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South Asian representation in Bridgerton

Approximately a month ago, Netflix released season 2 of their book-to-screen adaptation Bridgerton, which focuses on the life of the Bridgerton family and those related to them during the Regency era of London. 

In season 2, two new characters take the stage, and these sisters have become the talk of the town in both the show and in reality. These two young ladies, Kate Sharma (played by Simone Ashley) and Edwina Sharma (Charithra Chandran) are the new Indian characters who have taken fans by storm. 

Many South-Asians were excited to see people of similar backgrounds in a show they love, while others weren’t as enthusiastic about the representation. 

One student from this community, Syeda R. from the 9th grade, is a fan of the show “because of the pretty dresses and balls, and also the drama and secrets, especially with Lady Whistledown.” 

When asked about her views on South Asian people being in a show that presents pieces of their culture, she says that she appreciates them “being inclusive. however, it’s unrealistic, especially with the time of the show. It’s the early 1800s, in England, so this wouldn’t be possible, or at least to the rank the characters are at.”

Despite these inaccuracies in depiction, she still believes it to be a positive forward motion as “they are being very inclusive, especially at the balls where there were several races and ethnicities shown. However, she “would alter it a little bit so it is realistic with the time period.”

Others disagree with this being a positive step forward for that very reason. Although they are not a part of the South Asian community, one ninth-grader feels as though “the information and how brown people are illustrated are far from historically accurate and therefore give others the wrong idea about brown people from the past.”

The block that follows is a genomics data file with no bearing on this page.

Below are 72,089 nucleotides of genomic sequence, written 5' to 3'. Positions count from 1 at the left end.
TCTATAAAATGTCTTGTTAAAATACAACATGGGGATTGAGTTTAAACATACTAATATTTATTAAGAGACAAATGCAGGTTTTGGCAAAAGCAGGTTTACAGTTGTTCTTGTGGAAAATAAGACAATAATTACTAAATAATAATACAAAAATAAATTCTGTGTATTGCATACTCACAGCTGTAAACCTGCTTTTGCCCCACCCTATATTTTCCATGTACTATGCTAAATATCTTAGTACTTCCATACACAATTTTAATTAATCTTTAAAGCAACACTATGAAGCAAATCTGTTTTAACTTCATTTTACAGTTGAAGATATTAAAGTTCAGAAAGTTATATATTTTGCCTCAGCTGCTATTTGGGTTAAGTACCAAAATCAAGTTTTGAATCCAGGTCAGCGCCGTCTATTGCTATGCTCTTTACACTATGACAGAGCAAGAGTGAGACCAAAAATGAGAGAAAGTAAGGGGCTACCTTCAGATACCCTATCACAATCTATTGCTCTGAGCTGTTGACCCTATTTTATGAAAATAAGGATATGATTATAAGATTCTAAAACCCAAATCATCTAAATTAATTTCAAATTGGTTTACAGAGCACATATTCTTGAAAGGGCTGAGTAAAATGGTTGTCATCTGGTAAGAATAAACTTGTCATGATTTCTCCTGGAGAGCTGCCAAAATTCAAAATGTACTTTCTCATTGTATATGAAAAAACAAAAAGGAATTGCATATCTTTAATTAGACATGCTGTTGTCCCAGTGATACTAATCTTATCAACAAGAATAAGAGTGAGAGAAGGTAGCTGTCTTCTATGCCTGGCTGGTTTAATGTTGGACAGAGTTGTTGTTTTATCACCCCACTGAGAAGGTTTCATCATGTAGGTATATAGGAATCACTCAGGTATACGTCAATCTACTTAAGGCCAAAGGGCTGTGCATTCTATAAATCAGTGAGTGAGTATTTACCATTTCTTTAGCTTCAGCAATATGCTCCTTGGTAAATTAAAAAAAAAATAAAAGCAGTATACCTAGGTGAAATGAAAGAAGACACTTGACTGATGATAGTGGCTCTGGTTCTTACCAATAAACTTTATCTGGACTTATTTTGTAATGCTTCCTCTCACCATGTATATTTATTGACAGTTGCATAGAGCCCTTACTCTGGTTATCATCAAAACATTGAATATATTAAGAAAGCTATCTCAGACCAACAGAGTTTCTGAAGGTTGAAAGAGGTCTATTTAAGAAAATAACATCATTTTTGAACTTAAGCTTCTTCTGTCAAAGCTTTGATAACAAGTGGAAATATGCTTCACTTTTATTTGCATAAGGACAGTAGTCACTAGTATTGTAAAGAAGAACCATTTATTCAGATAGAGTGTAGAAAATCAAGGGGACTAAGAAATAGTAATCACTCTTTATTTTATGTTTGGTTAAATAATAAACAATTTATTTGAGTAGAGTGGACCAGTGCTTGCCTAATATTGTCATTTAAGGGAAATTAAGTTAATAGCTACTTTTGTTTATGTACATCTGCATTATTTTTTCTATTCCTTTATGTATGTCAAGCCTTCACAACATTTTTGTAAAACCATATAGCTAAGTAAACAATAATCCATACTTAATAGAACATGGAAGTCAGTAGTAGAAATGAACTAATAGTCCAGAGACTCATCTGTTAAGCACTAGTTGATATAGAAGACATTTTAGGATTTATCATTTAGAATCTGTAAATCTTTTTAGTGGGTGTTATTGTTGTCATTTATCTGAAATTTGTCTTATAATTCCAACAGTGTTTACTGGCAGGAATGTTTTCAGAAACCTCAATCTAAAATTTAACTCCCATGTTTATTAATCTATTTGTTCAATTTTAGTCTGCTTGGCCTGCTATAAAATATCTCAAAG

While this show has provoked a mixed batch of opinions on appropriate depiction, Bridgerton is far from the only show to include South Asians. 

One twelfth-grade student mentions another show with a South Asian representation called New Girl. However, they feel as if “it is not achieved well because the South Asian character is very objectified.”

Another eleventh grade student adds that they were watching a TikTok where “this girl took off her hijab to save a bleeding patient and they were in a hospital.” She “found this really weird because they were in a hospital. She could’ve gotten some tissue or used the blanket that was on the patient.”

As for myself, I do really enjoy Bridgerton for its intrigue and drama, but I must agree that the show could have been more accurate. South-Asian characters would not have had the rights they exhibit in the show, and although harsh, it would have been interesting to see how that would have played out in this gossip-centered show. 

However, that is not to say that there were no upsides. Some scenes did well in demonstrating small bits of brown culture. The terms used and festivities celebrated do illustrate staple parts of this community’s customs. 

In the end, Bridgerton has its highs and lows, but it is undeniable that it certainly makes an impact on South Asian representation.

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